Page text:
The city itself also has several beautiful attractions such as the Green Ram Temple, the Wenshu Monastery and the lively Culture park. I took the metro to two endpoints and added some surprising experiences.
The Chengdu metro only had one line during my visit, with several others in an advanced stage of construction. And that was only a few years ago. But with Chinese determination, six lines have now been completed and the first has already been continued. So now there are many new things to discover for those who feel like it.
The two ends of line 1 of the Chengdu metro I visited show two extremes of modern urban China. An educational and interesting trip for those who dare to leave the beaten track.
The end of line 1 – Century City
I got off at the southern terminus, called Century City. The station is underground and when I come up I am standing on an enormous asphalt plain, the view towards the center dominated by an immense building with a wavy roof. It turns out to be the New Century Global, the largest mall in the world. Five hundred by four hundred meters in size, so that its height of one hundred meters does not even stand out.
Its scale alone makes it an attraction, even if you don’t come shopping. The Bijenkorf in Amsterdam alone fits in twenty times in terms of retail space. And that is only a quarter of the total floor space. Hotels with a total of 20,000 beds, cinemas, amusement halls, offices, a university and an ice rink of Olympic dimensions. And the superlative is an indoor beach of five square kilometers. A screen of 150 by 40 meters shows, among other things, the sunrise and sunset, which take place in the same wind direction. The prosperity that you see here makes it the only place where you can regularly see the sun, outside the city, is usually covered in a yellowish smog.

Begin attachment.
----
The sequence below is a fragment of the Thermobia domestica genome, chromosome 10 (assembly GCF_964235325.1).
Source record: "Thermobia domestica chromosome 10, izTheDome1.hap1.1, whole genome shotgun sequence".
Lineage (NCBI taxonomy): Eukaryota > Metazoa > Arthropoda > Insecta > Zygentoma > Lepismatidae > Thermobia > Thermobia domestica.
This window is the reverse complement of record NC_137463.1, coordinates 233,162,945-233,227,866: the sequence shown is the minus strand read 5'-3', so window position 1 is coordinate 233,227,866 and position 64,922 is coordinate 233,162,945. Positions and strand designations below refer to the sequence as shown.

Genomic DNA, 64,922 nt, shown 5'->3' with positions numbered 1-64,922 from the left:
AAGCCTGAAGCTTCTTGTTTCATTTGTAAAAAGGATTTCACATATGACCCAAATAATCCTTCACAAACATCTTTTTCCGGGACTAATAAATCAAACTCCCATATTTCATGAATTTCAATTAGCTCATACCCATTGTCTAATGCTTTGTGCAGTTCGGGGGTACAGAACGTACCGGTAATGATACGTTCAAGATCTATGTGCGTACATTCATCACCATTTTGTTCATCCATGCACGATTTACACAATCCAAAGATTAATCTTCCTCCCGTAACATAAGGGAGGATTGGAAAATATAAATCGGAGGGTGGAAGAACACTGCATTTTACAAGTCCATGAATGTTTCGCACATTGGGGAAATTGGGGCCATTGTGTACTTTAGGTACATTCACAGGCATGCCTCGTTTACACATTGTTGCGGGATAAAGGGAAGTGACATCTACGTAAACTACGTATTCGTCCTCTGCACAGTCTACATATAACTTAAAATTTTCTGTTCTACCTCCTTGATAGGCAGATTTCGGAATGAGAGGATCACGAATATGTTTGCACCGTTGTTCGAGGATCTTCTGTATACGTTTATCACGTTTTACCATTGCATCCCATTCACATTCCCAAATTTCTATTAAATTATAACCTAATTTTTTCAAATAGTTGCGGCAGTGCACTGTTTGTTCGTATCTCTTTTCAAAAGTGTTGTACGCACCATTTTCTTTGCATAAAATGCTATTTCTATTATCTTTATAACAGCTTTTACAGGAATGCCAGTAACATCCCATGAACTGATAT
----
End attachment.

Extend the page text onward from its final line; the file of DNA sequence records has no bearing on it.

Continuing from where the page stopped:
Line 1 – Tianfu Square
No endpoint, but a stop in the center. But also a place where two worlds come together. The exit leads to a square below street level where streets end up full of luxury shops. All Western fast-food chains are present, the stores carry a luxury assortment, although there is also a C&A.
At the top, Mao looks out over the square. Fountains in the form of dragons mark the entrance. The new, somewhat kitschy China. In the evening there is sometimes opera to accompany an impressive water and light show of the fountains on the square.
But if you cross the street, you will come to a dilapidated concrete staircase that leads to a vast system of underground passages. Here one could take shelter from an atomic attack. It is the largest underground shopping mall, reports a sign at an entrance. Hundreds of meters of small packed shops with a completely different, but essentially the same assortment, goods. Here to perfumes, clothing, shoes, toys, and watches. Only here is the fakest or fantasy brand. The Action versus the Bijenkorf.
The other end of line 1 – Weijianian
This station is made of bare concrete and above ground. At the exit of this northern end station, a row of identical tall narrow vehicles awaits the travelers. The carts look like poorly constructed kiosks on wheels. Unpaved roads between dilapidated concrete flats lead most visitors to farms, villages, and fields further away.
Here the city ends and the countryside begins. Between the flats, you hear chickens and you see a single pig. Sheds, built-up plots of land, everything is used. Here you will find China from a few decades ago. Or China today, of course, because it has become a country with many different gears. From shiny apartment buildings with shops and immense displays to apartments with shops in sheds and garages where people look at a black-and-white picture tube with a whip antenna on it. From the latest fashion to the timelessness that clothing seems to get when it is faded.